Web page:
Honeywell 5811: Program to Lyric
The Honeywell 5811 is a wireless door and window sensor. It is the most common used door sensor from Honeywell and has some great advantages over other models. Because it is not a SIX series sensor, there is no encryption or bidirectional communication to the control panel.
In this video we will program the Honeywell 5811 to the Lyric control panel. The Honeywell Lyric is designed to be used with the SIX series sensors. However, Honeywell included backwards compatibility for all 5800 wireless sensors, so the 5811 will work just fine in the Lyric system.
If you have existing sensors in the 5800 series and upgrade your panel to the Lyric system, you will still be able to use your sensors. This is great news for the budget conscious because you don’t need to replace all of your sensors.
This video will show you step by step how to enroll the sensor into the Lyric control panel. Follow along to ensure you have a properly working system.
To add a sensor, access the programming section of the Lyric panel with the use of the installer code. If you use the master code you will not have the options to enroll sensors. Make sure you use the correct code.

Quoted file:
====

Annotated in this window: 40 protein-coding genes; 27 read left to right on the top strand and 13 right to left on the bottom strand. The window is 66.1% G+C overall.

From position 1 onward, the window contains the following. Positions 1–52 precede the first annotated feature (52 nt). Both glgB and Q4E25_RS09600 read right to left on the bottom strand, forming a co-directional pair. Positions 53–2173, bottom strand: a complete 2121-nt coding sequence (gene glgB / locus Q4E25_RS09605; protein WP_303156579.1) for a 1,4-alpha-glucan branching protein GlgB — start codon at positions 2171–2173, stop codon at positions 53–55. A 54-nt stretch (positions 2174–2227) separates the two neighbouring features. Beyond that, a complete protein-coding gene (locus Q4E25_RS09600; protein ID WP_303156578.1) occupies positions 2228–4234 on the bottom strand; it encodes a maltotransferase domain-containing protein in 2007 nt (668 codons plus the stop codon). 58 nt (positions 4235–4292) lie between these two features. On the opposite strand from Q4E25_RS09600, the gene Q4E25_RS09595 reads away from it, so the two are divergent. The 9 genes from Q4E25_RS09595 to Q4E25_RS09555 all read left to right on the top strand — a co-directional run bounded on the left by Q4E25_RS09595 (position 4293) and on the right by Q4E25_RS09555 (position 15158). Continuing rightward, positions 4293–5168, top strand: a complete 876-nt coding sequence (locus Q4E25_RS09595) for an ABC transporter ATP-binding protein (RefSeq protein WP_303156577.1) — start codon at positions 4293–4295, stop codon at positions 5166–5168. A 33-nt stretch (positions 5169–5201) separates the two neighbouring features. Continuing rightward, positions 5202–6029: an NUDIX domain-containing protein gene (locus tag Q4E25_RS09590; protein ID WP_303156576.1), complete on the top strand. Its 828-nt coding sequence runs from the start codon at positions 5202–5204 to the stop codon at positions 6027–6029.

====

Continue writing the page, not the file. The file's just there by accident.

The video will take you through the menu options to begin setting up the sensor. From the program menu you will enter zones to program a zone. There will be default zones already set up in the system. You can edit an existing zone, or create a new one.
Our video will walk you through the editing of the existing zone 3, which is a template set up for front door sensors. Click the zone and then choose edit to be taken to the zone edit screen.
Here you will need to enter the serial number of the motion sensor. As with most other wireless sensors you can enter the serial number two different ways: either manually entering the serial number or by tripping the sensor three times.
Our video will show you how to enroll the sensor with the activation method and discuss how to manually enroll using the serial number. Once the sensor is enrolled with the serial number you will need to edit the other zone parameters.
Follow along with the video to define the other parameters of the zone edit screen. Such options as the name, chime and supervision can all be set to your personal needs. The video will cover each option and the optimal settings for these zone parameters.
Once you have the zone set, press save to lock in all the information and return to the program screen. Return to the home screen and test the sensor. Testing is important to ensure everything reports and responds as you want it.